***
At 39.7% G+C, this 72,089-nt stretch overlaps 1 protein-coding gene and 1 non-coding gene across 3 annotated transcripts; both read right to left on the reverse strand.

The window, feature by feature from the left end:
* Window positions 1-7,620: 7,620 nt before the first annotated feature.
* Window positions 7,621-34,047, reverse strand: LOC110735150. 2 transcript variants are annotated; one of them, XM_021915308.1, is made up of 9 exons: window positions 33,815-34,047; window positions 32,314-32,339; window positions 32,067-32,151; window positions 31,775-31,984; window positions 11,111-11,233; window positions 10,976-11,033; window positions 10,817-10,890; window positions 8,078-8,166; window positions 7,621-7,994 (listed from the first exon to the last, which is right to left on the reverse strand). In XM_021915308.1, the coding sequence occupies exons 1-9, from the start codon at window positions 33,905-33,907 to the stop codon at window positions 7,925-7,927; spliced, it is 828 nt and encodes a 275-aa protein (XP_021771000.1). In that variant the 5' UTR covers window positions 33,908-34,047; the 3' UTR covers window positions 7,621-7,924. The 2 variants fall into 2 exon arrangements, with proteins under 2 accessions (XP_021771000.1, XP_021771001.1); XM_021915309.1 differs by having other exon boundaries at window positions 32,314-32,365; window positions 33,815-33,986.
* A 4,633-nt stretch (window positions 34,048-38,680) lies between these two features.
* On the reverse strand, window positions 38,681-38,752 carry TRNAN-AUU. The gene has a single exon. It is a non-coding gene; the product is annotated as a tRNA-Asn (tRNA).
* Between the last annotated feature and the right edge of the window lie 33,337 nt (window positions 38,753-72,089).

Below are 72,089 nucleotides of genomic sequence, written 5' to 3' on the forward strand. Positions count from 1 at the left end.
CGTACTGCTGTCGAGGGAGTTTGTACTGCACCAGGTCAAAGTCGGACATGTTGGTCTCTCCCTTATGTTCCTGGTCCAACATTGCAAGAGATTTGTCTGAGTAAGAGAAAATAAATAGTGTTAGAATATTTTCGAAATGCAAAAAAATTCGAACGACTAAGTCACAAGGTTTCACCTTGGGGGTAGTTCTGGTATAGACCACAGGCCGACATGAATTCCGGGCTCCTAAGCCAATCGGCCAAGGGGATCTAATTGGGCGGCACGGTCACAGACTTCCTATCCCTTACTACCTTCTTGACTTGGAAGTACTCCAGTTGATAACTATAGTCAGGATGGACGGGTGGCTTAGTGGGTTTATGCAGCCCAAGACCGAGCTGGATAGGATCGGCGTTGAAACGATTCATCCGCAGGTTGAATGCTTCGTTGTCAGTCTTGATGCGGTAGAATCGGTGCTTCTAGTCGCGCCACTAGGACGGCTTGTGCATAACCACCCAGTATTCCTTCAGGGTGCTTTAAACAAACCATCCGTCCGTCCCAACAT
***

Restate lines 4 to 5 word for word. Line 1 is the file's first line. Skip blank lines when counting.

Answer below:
* Window positions 7,621-34,047, reverse strand: LOC110735150. 2 transcript variants are annotated; one of them, XM_021915308.1, is made up of 9 exons: window positions 33,815-34,047; window positions 32,314-32,339; window positions 32,067-32,151; window positions 31,775-31,984; window positions 11,111-11,233; window positions 10,976-11,033; window positions 10,817-10,890; window positions 8,078-8,166; window positions 7,621-7,994 (listed from the first exon to the last, which is right to left on the reverse strand). In XM_021915308.1, the coding sequence occupies exons 1-9, from the start codon at window positions 33,905-33,907 to the stop codon at window positions 7,925-7,927; spliced, it is 828 nt and encodes a 275-aa protein (XP_021771000.1). In that variant the 5' UTR covers window positions 33,908-34,047; the 3' UTR covers window positions 7,621-7,924. The 2 variants fall into 2 exon arrangements, with proteins under 2 accessions (XP_021771000.1, XP_021771001.1); XM_021915309.1 differs by having other exon boundaries at window positions 32,314-32,365; window positions 33,815-33,986.
* A 4,633-nt stretch (window positions 34,048-38,680) lies between these two features.